Climatic Teleconnections for Forecasting Seasonal Water Supply in Reclamation Regions
* Can we identify couplings, or teleconnections, between indices of upwind climate patterns and decision variables that control water supply and flood potential forecasting in the Mid-Pacific (MP) and Pacific Northwest (PN) regions and their Water 2025 hot spots (e.g., Central Valley, Upper Columbia)?
For example, teleconnections involve links between the El Nino/Southern Oscillation (ENSO) and PN-region hydrology. Our research addresses a Water2025 principle: enhancing water usage efficiency to allow existing supplies to be used more effectively.
Results should show that teleconnections offer new information in support of water supply and flood potential forecasts in these regions. Upper Colorado (UC) and Lower Colorado (LC) regions could benefit from an extension of this research framework.
Need and Benefit
The outputs of this research would be improved forecast models of Reclamation decision variables (e.g., seasonal precipitation and runoff) using teleconnections. The outputs address Water 2025 needs of liberating more water and reducing operational costs. Recent research suggests that more water could be allocated given information from teleconnection models, which combine climatologies of geographically separated areas.
Teleconnections in this research involve a signal (e.g., summer index of ENSO) leading a response (e.g., winter index of PN region runoff). There is abundant evidence of "signal-leading-response" teleconnections involving Pacific-Basin climatic phenomena and Western United States hydrologic responses that occur later. The lag between signal and response allows for additional management leverage, with information being provided by the teleconnection lead-signal.
In this research, teleconnections are screened as they involve:
* Seasonal to annual hydrologic responses linked to regional Reclamation decisions
* Indices of conditions in upwind climatic regions observed earlier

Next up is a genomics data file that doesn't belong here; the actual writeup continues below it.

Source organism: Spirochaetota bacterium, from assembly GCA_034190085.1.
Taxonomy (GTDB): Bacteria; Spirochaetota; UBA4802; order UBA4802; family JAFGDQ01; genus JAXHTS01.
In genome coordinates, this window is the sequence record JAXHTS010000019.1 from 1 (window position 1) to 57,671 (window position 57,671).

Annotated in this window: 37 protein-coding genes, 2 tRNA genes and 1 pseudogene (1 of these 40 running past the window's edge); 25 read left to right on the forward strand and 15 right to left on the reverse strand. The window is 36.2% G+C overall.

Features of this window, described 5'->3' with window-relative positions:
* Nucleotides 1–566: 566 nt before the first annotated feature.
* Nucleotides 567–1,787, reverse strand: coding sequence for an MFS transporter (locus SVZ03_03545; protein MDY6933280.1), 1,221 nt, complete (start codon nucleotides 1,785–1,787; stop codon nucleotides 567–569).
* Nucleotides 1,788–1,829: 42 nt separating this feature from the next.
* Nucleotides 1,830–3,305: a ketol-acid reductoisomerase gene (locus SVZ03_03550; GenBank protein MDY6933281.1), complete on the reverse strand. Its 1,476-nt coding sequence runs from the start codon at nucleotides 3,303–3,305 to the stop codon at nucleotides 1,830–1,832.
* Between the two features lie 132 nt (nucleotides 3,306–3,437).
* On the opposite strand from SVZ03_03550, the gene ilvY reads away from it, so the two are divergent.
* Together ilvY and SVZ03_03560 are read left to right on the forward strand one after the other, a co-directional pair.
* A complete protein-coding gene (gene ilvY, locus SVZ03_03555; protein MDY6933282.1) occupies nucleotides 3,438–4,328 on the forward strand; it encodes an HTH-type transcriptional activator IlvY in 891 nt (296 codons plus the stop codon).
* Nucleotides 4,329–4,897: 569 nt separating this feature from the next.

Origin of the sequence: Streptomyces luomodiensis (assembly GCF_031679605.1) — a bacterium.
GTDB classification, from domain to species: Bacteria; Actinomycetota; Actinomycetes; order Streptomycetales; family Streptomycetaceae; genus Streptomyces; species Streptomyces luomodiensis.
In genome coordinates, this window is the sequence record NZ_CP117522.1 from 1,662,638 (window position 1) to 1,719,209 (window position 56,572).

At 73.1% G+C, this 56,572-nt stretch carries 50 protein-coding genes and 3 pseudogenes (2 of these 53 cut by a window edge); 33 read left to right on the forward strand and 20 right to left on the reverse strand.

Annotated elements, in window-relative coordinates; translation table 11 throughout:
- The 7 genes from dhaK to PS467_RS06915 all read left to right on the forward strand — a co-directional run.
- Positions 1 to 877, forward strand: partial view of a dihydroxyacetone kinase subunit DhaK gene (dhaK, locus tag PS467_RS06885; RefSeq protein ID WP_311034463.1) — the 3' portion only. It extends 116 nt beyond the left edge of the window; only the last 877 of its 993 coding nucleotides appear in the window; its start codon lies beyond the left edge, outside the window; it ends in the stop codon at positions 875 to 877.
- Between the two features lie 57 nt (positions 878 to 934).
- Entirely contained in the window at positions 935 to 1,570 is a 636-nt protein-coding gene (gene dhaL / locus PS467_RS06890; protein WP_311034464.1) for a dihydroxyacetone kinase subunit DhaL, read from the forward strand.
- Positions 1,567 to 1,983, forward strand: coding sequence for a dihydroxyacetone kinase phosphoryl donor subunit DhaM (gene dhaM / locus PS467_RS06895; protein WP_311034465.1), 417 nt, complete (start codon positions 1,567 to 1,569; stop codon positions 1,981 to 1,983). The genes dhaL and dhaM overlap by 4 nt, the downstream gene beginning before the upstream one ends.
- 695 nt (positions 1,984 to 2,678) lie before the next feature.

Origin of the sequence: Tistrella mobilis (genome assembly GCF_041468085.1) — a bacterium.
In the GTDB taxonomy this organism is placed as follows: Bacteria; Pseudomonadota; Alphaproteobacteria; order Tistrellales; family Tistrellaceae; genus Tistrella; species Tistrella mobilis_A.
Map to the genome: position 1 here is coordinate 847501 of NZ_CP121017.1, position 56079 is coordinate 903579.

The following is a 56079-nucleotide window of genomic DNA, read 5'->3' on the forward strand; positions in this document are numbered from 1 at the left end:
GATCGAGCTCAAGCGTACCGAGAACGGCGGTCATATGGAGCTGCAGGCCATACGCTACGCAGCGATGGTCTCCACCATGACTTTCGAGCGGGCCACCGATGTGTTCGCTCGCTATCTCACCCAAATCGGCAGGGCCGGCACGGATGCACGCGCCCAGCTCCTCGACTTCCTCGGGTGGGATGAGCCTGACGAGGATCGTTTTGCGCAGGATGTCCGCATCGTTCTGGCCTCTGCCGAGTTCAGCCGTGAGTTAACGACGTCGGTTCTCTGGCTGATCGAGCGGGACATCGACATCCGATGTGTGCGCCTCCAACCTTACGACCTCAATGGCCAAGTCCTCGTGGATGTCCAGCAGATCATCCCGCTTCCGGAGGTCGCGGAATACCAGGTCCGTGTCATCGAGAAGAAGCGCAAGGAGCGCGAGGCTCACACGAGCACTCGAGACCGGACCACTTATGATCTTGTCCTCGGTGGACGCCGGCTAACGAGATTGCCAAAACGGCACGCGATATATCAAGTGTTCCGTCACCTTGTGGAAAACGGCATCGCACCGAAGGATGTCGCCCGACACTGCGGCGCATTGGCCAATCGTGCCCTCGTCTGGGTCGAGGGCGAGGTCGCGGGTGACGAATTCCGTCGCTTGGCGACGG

Indices are developed using pattern recognition techniques before teleconnection screening. Forecast models can be developed for teleconnection schemes that pass screening. Numerous frameworks for these tasks have been demonstrated, but there has yet to be significant application of teleconnection models in Reclamation.
Application of teleconnections in Reclamation has been hindered by obstacles that are addressed through this research:
* Mechanism-based screening for teleconnections has produced a limited set of schemes that apply well in the PN but not in other Reclamation regions (e.g. summer ENSO indices teleconnect strongly to winter PN hydrology, but not to winter MP hydrology).
* Mechanism-based screening focuses on climate dynamics and not the intended beneficiary of the teleconnection information, leading to teleconnections that involve response variables that are not related to Reclamation's operating decisions.
This research eliminates those obstacles by:
* Screening teleconnections in a decision-framed context
* Allowing the candidate teleconnections to involve pattern-based indices rather than mechanism-based indices
Consequently, the research output is designed to be readily used by Reclamation.
Recent research has demonstrated the feasibility of this framework through an application involving California reservoir operations and teleconnections involving North Pacific climatic patterns (Brekke 2003). The decisions of CVP autumn storage-carryover targeting and delivery-year water allocation were used to frame that research. One teleconnection involving an index of North Pacific atmospheric circulation and water-year inflow variations at Folsom Lake and Lake Shasta offered average-annual inflow forecast improvements that amounted to 36 percent and 15 percent of storage capacity, respectively, with minimal reliability impacts.
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